The Last Rites of Joe May - SideReel Review
It’s a sure sign that things are not going your way when people keep telling you they were convinced you were dead. That happens at least a half-dozen times to the titular character in Joe Maggio’s film The Last Rites of Joe May, which focuses on a man whose life is quickly going to hell in a handbasket. It’s a story that could easily have been depressing or maudlin, but director Maggio and leading man Dennis Farina give the film plenty of heart and an undertow of humor, crafting a minor but appealing tale of life on the mean streets of Chicago.
In The Last Rites of Joe May, Joe (Farina) is a small-time hood who has made a career out of fencing stolen merchandise, selling watches, radios, and the like for bigger fish in Chicago’s criminal underground. Joe has always believed a big score was just around the corner for him, but as he reaches the age when his friends are retiring, he’s no closer to that dream than when he started. Joe’s health isn’t what it once was, and after spending seven weeks in the hospital fighting pneumonia, he comes home to discover his landlord literally gave him up for dead -- his belongings were thrown away, his car was towed away by the police and sold at an auction for just $75, and his apartment has been rented to someone else. With less than $500 in the bank, Joe has nowhere to go, and so Jenny (Jamie Anne Allman), the single mom who took over his apartment, takes pity on him and strikes a deal -- she’ll let Joe rent a room from her for $100 a week. Despite his mixed feelings, Joe takes the offer, and he soon bonds with Jenny’s young daughter Angelina (Meredith Droeger), who never knew her dad and could use a father figure. While Joe seems more like a foul-mouthed grandpa or cranky uncle than a dad, he and Angelina strike up a close friendship, in part over their shared dislike of Jenny’s boyfriend Stanley (Ian Barford), a short-tempered cop. An ill-fated attempt to get back into street crime leaves Joe in debt to a penny-ante crime boss, and as his health takes a turn for the worse, he finds his only real sense of purpose comes from looking after Angelina, particularly after he discovers Stanley has been beating Jenny and has no intention of cleaning up his act.
Film fans have never really known Dennis Farina as a young man -- a former Chicago cop, he didn’t begin acting professionally until he was 37 years old -- but while he’s made a career out of playing seasoned tough guys on both sides of the law, he’s never played old age the way he does in The Last Rites of Joe May. Joe is a tough guy and nobody’s fool, but he’s also been brought down by time, illness, and bad luck, and Farina gives the character a wary frailty, both physical and emotional, that’s new to his repertoire.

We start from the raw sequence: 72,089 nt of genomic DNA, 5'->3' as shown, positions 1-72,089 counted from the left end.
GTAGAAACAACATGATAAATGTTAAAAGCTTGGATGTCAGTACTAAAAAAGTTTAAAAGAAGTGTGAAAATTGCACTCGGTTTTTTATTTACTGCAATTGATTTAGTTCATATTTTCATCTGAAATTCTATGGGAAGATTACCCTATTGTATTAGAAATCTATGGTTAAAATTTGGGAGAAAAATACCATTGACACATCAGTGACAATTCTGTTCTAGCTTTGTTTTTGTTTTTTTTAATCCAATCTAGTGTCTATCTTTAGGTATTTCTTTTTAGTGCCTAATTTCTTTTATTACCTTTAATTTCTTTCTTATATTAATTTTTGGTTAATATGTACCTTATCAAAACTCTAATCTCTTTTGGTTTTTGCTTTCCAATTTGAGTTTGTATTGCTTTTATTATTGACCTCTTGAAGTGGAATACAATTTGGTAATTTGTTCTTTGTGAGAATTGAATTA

Farina pulls it off with flying colors, and while his scenes with Meredith Droeger could have been played for easy sentimentality, his world-weary proclamations of "life sucks, kid" and similar cynical platitudes add a bittersweet humor that keeps the film from getting too sugary, and young Droeger plays off Farina very well indeed. Jamie Anne Allman has a tougher job making the character of Jenny work -- Allman seems a bit too strong and streetwise to fall for so obvious a scumbag as Stanley -- but she makes the weathered single mother sympathetic and she’s also a fine acting partner for Farina. And Gary Cole effectively plays against type in a small role as a low-level gangster who only grudgingly helps Joe, and sets in motion one of the film’s best comic set pieces as Joe tries to fence 50 pounds of lamb. As a screenwriter, Joe Maggio does good but not great work with The Last Rites of Joe May -- the title telegraphs the film’s final act right off the bat, and the story isn’t exactly full of surprises, following a fairly predictable narrative path that makes little room for twists and turns and that slows down noticeably at the halfway point. But Maggio’s ear for dialogue is good, he works well with his cast, and he and cinematographer Jay Silver share a superb eye, catching the gritty glory of Chicago’s West Side on film with rugged accuracy. The Last Rites of Joe May is well short of a masterpiece, but it gets more than enough right to be an entertaining and compelling character study, and it gives Dennis Farina a rare chance to show that he’s capable of carrying a film. Whatever the film’s flaws may be, the director’s belief in his star is well founded, and it makes this story of a small-time crook something worth seeing.